- For people with synesthesia, stimulation of one sense can trigger a “perceptual ricochet” in an entirely different sense.
- Synesthesia tends to be more prevalent among creative people, such as musicians and artists.
- Chemist Albert Hofmann experienced synesthesia as an effect of acid (LSD), which he discovered while working on a cereal fungus.
Some years ago, I was introduced to a fellow student on my grad course. She pondered my name for a moment before saying, “Ashley… Oh, that tastes of cabbage.” Putting aside what felt a little like a swipe, I quickly learned that Samara was one of those rare people who live with the extraordinary condition known as synesthesia. (Estimates variously put the incidence of synesthesia as low as one in every 2,000 people, or as high as one in every twenty-five.) Her everyday experiences were colored by unusual sensory interactions. When one of her senses was stimulated, it triggered an additional response, a kind of perceptual ricochet, in an entirely different sense.
Samara not only tasted names, she also gained an impression of colors whenever she listened to music. As with nearly all synesthetes, this incredibly rich, multisensory experience was entirely normal to her. So much so, in fact, that she had been surprised to learn some years earlier that not everyone sensed their surroundings as she did.
For most synesthetes, the sensory layering and melding is a positive part of their lives, one that augments and textures their sensations. Musicians and artists can gain an additional perspective to that which most of us enjoy, and it’s one that assists in creating their art. The jazz composer and band leader Duke Ellington experienced different colors when he heard the notes being played by other members of his ensemble, which allowed him to blend musical hues in his mind’s eye according to a kind of sonic palette.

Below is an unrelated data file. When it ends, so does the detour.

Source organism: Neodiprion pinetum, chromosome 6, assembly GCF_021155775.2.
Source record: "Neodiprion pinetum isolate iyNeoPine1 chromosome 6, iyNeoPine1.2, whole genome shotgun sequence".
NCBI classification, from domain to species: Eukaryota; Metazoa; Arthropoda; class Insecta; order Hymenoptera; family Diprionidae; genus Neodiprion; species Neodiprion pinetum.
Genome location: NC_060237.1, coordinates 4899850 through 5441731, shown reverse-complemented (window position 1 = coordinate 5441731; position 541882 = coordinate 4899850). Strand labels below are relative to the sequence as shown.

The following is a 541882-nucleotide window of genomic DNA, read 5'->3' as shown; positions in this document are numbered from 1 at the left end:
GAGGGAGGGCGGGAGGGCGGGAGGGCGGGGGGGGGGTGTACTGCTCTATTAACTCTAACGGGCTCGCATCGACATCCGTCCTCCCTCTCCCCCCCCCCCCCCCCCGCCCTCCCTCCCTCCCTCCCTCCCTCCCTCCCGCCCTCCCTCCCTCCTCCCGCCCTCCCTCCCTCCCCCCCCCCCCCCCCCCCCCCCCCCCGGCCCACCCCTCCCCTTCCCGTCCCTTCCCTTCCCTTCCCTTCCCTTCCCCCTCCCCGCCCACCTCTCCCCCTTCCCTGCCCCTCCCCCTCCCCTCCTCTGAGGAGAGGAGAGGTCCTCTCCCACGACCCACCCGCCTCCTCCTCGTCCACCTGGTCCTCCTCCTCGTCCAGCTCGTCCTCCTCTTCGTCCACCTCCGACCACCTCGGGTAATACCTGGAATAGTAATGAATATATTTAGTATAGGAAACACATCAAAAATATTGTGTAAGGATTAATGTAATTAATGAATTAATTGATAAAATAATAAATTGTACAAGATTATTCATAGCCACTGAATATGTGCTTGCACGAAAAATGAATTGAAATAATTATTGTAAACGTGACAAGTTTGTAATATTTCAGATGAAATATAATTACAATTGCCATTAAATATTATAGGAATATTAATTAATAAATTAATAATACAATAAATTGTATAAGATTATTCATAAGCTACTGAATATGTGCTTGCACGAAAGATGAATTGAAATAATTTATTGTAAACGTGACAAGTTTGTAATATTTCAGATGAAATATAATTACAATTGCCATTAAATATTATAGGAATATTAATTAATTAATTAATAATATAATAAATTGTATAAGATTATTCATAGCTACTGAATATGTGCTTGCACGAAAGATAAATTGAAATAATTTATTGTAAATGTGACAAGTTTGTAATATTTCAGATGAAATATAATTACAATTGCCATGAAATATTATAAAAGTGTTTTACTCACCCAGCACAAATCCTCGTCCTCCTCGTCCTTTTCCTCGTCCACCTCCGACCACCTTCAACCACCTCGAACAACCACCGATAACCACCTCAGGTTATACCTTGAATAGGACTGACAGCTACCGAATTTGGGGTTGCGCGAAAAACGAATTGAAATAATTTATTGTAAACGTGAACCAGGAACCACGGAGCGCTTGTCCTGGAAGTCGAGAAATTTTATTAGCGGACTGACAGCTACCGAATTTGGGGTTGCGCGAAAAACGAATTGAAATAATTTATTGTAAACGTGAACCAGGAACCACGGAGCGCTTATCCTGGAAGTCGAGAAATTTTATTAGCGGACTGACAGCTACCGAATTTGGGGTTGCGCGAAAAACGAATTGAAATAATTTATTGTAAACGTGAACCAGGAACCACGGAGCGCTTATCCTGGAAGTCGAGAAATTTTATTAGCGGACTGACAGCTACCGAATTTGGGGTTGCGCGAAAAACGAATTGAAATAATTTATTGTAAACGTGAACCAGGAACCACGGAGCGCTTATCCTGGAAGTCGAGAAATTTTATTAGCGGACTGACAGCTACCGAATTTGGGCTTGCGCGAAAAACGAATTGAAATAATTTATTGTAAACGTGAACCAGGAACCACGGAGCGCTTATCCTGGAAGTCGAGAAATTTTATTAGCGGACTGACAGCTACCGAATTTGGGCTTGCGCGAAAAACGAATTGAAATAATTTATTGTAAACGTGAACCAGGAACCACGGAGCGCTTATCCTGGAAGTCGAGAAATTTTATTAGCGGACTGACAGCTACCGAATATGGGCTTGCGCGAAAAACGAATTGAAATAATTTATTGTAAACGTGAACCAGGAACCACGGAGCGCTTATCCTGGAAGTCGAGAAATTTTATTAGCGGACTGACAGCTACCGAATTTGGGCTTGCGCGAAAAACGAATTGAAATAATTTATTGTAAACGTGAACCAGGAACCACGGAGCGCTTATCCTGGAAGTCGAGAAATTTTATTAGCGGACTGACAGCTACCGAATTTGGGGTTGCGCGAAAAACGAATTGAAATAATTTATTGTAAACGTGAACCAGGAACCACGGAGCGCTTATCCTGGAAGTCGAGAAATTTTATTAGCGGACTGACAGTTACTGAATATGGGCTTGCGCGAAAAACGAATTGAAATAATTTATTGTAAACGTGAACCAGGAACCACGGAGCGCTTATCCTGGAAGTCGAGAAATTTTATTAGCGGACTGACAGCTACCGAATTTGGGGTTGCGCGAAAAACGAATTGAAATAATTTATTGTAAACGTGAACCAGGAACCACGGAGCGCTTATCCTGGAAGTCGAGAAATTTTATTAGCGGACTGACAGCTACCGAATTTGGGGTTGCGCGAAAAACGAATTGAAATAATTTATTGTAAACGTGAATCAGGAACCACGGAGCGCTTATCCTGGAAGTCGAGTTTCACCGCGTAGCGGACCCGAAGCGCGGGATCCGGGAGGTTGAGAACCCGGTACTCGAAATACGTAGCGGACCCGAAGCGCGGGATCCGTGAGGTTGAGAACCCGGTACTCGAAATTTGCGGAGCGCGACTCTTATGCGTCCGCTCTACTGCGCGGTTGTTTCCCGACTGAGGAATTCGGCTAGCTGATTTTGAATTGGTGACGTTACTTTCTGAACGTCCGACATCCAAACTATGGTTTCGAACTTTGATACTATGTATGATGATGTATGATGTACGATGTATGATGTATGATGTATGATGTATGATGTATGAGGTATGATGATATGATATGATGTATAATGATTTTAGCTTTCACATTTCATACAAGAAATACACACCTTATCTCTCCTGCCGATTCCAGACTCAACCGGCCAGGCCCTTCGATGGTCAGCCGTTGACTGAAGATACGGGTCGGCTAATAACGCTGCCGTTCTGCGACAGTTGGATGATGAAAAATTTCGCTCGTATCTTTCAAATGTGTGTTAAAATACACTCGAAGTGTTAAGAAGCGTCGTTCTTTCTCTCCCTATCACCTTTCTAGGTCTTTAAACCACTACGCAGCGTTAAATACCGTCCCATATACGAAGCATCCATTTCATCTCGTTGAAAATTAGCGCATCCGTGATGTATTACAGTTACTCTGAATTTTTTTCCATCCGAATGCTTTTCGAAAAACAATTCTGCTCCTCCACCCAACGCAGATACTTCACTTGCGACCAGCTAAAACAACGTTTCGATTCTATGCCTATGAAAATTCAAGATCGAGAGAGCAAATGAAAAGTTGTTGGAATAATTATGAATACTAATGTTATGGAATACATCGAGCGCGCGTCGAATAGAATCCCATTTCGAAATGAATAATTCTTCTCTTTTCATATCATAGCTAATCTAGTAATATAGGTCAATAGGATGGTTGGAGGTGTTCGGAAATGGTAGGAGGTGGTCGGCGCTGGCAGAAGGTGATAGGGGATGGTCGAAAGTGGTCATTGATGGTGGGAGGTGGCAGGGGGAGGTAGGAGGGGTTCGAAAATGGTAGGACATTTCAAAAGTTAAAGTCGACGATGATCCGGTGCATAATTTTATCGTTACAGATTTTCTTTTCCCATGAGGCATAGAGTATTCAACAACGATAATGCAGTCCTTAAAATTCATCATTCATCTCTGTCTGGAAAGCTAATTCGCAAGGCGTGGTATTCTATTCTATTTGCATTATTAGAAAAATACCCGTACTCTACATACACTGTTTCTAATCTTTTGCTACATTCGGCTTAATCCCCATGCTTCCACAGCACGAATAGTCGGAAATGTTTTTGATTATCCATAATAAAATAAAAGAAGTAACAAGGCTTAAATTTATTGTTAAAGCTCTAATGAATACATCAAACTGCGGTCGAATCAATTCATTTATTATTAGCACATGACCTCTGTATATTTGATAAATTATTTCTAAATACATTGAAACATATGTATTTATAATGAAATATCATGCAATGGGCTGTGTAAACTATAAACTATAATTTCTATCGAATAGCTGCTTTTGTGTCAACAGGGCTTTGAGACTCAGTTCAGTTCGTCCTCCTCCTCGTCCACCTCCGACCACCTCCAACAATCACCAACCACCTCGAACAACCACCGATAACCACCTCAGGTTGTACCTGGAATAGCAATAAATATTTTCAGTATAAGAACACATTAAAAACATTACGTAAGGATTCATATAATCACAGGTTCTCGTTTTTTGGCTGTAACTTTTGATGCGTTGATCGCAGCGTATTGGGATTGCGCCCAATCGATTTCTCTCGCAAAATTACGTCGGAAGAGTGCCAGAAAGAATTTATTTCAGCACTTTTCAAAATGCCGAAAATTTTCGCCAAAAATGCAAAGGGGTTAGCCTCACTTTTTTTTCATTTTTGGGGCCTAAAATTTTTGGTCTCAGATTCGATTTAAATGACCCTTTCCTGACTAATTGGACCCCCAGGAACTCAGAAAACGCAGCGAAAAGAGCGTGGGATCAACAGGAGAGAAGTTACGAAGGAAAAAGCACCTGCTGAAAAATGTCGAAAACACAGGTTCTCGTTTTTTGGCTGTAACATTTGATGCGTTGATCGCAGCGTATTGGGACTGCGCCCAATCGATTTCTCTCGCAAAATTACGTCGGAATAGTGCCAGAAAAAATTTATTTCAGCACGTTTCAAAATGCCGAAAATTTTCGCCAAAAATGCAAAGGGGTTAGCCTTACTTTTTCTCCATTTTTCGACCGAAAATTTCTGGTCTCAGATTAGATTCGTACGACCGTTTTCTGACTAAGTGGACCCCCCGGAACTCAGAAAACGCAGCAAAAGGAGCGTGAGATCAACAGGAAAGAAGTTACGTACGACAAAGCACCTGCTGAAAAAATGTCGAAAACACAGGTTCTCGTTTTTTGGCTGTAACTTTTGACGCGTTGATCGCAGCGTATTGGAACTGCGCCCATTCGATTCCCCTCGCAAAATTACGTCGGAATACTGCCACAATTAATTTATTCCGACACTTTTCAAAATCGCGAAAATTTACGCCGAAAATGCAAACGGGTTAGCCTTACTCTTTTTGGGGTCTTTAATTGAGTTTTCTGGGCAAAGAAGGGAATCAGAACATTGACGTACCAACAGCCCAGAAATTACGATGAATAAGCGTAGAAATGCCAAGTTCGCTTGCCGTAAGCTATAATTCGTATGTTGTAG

In fact, there’s quite a list of musicians who experience tone-color synesthesia, from Franz Liszt to Billy Joel and from Stevie Wonder to Billie Eilish. It’s an ability that’s more prevalent among creative people, though it hasn’t always been viewed as a blessing. When the young Vincent van Gogh described his impression of notes having distinct colors to his piano teacher, the instructor thought he was mad and refused to continue the lessons.
Van Gogh described certain musical notes as Prussian blue, dark green, or bright cadmium, but while most of us lack the clarity of this imagery, we do tend to pair unrelated sights and sounds. For example, children learn to associate loud sounds with larger objects before the age of two. Less obviously, we consistently link high-pitched sounds to lighter and brighter colors compared to bass notes. These kinds of associations are so deep-rooted that even our closest animal relatives, chimpanzees, make the same connection.
Exactly why we do this isn’t clear, though our best guess is that we associate characteristics of the two different stimuli. Loud noises and large objects might match up because they share a similar intensity in our perception. High frequency sounds and brighter colors may go together for similar reasons. If that’s true, though, it’s harder to explain the link that we make between high-pitched sounds and smaller, spikier objects. Participants in a study run by the pioneering scholar of human perception, Lawrence Marks of Yale University, spontaneously matched high-pitched sounds to an upturned “V” while associating deeper sounds instead to an upturned “U.”